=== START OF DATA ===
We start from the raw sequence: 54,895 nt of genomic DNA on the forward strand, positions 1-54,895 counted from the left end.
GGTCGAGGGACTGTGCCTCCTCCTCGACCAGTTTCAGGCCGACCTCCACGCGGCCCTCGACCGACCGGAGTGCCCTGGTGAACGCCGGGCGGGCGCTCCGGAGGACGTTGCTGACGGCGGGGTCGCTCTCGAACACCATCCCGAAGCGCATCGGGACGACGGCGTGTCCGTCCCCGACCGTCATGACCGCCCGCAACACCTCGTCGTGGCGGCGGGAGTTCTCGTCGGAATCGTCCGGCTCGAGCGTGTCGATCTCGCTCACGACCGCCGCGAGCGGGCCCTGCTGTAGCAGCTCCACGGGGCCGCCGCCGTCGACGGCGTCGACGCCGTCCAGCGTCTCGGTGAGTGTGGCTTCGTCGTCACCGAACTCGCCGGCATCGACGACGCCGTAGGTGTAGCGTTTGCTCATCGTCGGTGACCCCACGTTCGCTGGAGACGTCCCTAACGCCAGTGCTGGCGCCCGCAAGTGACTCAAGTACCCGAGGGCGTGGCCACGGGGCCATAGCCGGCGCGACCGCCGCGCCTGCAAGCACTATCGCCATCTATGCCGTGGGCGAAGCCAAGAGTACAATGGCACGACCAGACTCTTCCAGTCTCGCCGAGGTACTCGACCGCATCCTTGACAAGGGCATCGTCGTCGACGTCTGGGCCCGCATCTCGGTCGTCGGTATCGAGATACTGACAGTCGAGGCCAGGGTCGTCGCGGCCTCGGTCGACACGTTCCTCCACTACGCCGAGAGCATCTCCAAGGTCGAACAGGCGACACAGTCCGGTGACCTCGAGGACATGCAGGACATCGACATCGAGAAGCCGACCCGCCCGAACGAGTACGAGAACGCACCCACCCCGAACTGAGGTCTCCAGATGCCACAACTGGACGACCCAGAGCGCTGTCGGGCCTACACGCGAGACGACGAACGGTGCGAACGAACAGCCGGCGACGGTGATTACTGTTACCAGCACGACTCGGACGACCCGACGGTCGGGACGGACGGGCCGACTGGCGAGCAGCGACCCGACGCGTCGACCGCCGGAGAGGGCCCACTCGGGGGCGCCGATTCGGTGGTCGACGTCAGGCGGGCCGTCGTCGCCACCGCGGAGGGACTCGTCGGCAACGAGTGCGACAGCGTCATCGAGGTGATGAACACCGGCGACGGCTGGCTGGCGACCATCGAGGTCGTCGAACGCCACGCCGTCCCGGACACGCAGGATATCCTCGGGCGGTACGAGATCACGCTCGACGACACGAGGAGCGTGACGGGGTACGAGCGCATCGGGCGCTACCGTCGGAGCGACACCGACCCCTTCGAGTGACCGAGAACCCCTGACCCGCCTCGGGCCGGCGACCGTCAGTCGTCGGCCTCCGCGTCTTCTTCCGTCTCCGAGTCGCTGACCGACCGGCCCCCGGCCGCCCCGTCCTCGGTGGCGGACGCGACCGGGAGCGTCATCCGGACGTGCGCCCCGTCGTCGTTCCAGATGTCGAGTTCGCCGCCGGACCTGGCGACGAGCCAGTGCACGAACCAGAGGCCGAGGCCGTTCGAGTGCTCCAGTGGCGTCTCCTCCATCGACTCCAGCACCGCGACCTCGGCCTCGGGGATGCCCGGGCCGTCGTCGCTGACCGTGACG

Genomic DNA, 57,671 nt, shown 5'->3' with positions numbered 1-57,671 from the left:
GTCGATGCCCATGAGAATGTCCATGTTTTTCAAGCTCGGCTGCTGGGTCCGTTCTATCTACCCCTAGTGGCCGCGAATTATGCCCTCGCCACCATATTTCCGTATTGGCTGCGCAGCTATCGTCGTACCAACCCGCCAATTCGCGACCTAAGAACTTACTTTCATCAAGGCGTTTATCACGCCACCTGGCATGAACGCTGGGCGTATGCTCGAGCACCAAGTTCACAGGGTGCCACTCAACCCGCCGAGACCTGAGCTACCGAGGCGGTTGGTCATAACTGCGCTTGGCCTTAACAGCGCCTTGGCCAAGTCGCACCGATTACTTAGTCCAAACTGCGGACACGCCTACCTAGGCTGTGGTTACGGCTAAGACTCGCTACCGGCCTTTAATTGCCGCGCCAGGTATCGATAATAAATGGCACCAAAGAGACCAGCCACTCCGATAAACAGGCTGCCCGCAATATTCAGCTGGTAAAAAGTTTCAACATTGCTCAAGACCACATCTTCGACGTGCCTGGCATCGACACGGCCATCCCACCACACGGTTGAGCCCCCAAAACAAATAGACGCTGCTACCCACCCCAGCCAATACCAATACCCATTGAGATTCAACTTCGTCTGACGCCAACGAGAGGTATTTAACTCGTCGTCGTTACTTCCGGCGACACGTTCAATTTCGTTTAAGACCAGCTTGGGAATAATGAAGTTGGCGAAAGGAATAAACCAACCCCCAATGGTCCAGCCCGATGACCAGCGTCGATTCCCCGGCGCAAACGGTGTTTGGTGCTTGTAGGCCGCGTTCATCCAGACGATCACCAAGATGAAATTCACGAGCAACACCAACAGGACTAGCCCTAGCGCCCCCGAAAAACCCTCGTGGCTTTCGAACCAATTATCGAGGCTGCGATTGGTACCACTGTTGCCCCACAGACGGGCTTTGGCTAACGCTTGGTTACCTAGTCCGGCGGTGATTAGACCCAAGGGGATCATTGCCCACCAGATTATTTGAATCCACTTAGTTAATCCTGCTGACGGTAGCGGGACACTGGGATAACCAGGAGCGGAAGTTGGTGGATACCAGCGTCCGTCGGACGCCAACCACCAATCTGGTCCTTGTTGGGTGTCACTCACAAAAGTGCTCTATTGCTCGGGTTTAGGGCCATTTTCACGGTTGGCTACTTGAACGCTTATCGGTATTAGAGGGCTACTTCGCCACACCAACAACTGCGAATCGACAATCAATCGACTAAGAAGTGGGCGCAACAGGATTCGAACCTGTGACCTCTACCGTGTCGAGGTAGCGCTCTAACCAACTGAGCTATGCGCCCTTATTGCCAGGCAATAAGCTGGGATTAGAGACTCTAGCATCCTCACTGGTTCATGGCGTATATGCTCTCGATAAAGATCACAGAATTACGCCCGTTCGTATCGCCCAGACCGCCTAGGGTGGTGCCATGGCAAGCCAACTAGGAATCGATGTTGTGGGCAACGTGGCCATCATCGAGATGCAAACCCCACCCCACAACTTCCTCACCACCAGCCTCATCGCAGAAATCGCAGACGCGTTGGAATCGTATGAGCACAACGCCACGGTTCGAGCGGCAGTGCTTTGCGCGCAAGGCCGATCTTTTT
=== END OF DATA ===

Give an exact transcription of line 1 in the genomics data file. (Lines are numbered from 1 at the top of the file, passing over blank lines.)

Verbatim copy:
We start from the raw sequence: 54,895 nt of genomic DNA on the forward strand, positions 1-54,895 counted from the left end.